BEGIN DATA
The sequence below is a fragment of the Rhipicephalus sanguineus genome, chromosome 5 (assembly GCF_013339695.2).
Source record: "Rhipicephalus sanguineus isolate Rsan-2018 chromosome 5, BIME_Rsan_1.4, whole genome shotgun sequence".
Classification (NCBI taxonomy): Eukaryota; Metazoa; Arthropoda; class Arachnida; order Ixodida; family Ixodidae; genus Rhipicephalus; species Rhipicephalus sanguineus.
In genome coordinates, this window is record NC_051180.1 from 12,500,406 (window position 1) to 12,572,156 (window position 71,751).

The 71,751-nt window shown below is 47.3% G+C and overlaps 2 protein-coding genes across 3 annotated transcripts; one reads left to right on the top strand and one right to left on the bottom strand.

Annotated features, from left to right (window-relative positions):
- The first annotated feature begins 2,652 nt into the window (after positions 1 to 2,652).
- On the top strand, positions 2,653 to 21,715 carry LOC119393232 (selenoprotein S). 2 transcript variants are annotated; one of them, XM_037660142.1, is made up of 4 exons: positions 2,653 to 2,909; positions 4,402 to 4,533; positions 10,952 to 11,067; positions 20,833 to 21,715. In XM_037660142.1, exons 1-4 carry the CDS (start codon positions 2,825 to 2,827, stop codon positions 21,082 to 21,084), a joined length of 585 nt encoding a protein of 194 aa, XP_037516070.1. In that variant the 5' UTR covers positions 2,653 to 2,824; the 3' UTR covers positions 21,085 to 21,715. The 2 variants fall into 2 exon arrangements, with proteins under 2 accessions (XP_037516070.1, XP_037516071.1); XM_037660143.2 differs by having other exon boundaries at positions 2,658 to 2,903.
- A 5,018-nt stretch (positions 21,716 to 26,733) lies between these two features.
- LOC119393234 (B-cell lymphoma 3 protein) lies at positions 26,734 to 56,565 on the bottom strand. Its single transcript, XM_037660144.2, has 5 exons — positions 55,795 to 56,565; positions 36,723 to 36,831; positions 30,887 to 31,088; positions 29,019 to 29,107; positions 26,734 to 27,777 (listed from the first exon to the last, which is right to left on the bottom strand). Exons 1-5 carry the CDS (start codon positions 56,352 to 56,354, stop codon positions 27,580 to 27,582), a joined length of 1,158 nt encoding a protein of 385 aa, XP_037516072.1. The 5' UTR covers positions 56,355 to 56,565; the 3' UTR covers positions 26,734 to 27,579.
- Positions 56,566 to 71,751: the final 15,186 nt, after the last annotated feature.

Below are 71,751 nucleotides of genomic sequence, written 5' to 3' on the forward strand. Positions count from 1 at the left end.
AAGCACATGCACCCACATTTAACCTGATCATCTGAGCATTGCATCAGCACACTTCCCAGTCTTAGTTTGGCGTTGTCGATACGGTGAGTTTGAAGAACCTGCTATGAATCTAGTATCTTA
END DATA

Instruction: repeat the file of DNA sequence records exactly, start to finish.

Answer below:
The sequence below is a fragment of the Rhipicephalus sanguineus genome, chromosome 5 (assembly GCF_013339695.2).
Source record: "Rhipicephalus sanguineus isolate Rsan-2018 chromosome 5, BIME_Rsan_1.4, whole genome shotgun sequence".
Classification (NCBI taxonomy): Eukaryota; Metazoa; Arthropoda; class Arachnida; order Ixodida; family Ixodidae; genus Rhipicephalus; species Rhipicephalus sanguineus.
In genome coordinates, this window is record NC_051180.1 from 12,500,406 (window position 1) to 12,572,156 (window position 71,751).

The 71,751-nt window shown below is 47.3% G+C and overlaps 2 protein-coding genes across 3 annotated transcripts; one reads left to right on the top strand and one right to left on the bottom strand.

Annotated features, from left to right (window-relative positions):
- The first annotated feature begins 2,652 nt into the window (after positions 1 to 2,652).
- On the top strand, positions 2,653 to 21,715 carry LOC119393232 (selenoprotein S). 2 transcript variants are annotated; one of them, XM_037660142.1, is made up of 4 exons: positions 2,653 to 2,909; positions 4,402 to 4,533; positions 10,952 to 11,067; positions 20,833 to 21,715. In XM_037660142.1, exons 1-4 carry the CDS (start codon positions 2,825 to 2,827, stop codon positions 21,082 to 21,084), a joined length of 585 nt encoding a protein of 194 aa, XP_037516070.1. In that variant the 5' UTR covers positions 2,653 to 2,824; the 3' UTR covers positions 21,085 to 21,715. The 2 variants fall into 2 exon arrangements, with proteins under 2 accessions (XP_037516070.1, XP_037516071.1); XM_037660143.2 differs by having other exon boundaries at positions 2,658 to 2,903.
- A 5,018-nt stretch (positions 21,716 to 26,733) lies between these two features.
- LOC119393234 (B-cell lymphoma 3 protein) lies at positions 26,734 to 56,565 on the bottom strand. Its single transcript, XM_037660144.2, has 5 exons — positions 55,795 to 56,565; positions 36,723 to 36,831; positions 30,887 to 31,088; positions 29,019 to 29,107; positions 26,734 to 27,777 (listed from the first exon to the last, which is right to left on the bottom strand). Exons 1-5 carry the CDS (start codon positions 56,352 to 56,354, stop codon positions 27,580 to 27,582), a joined length of 1,158 nt encoding a protein of 385 aa, XP_037516072.1. The 5' UTR covers positions 56,355 to 56,565; the 3' UTR covers positions 26,734 to 27,579.
- Positions 56,566 to 71,751: the final 15,186 nt, after the last annotated feature.

Below are 71,751 nucleotides of genomic sequence, written 5' to 3' on the forward strand. Positions count from 1 at the left end.
AAGCACATGCACCCACATTTAACCTGATCATCTGAGCATTGCATCAGCACACTTCCCAGTCTTAGTTTGGCGTTGTCGATACGGTGAGTTTGAAGAACCTGCTATGAATCTAGTATCTTA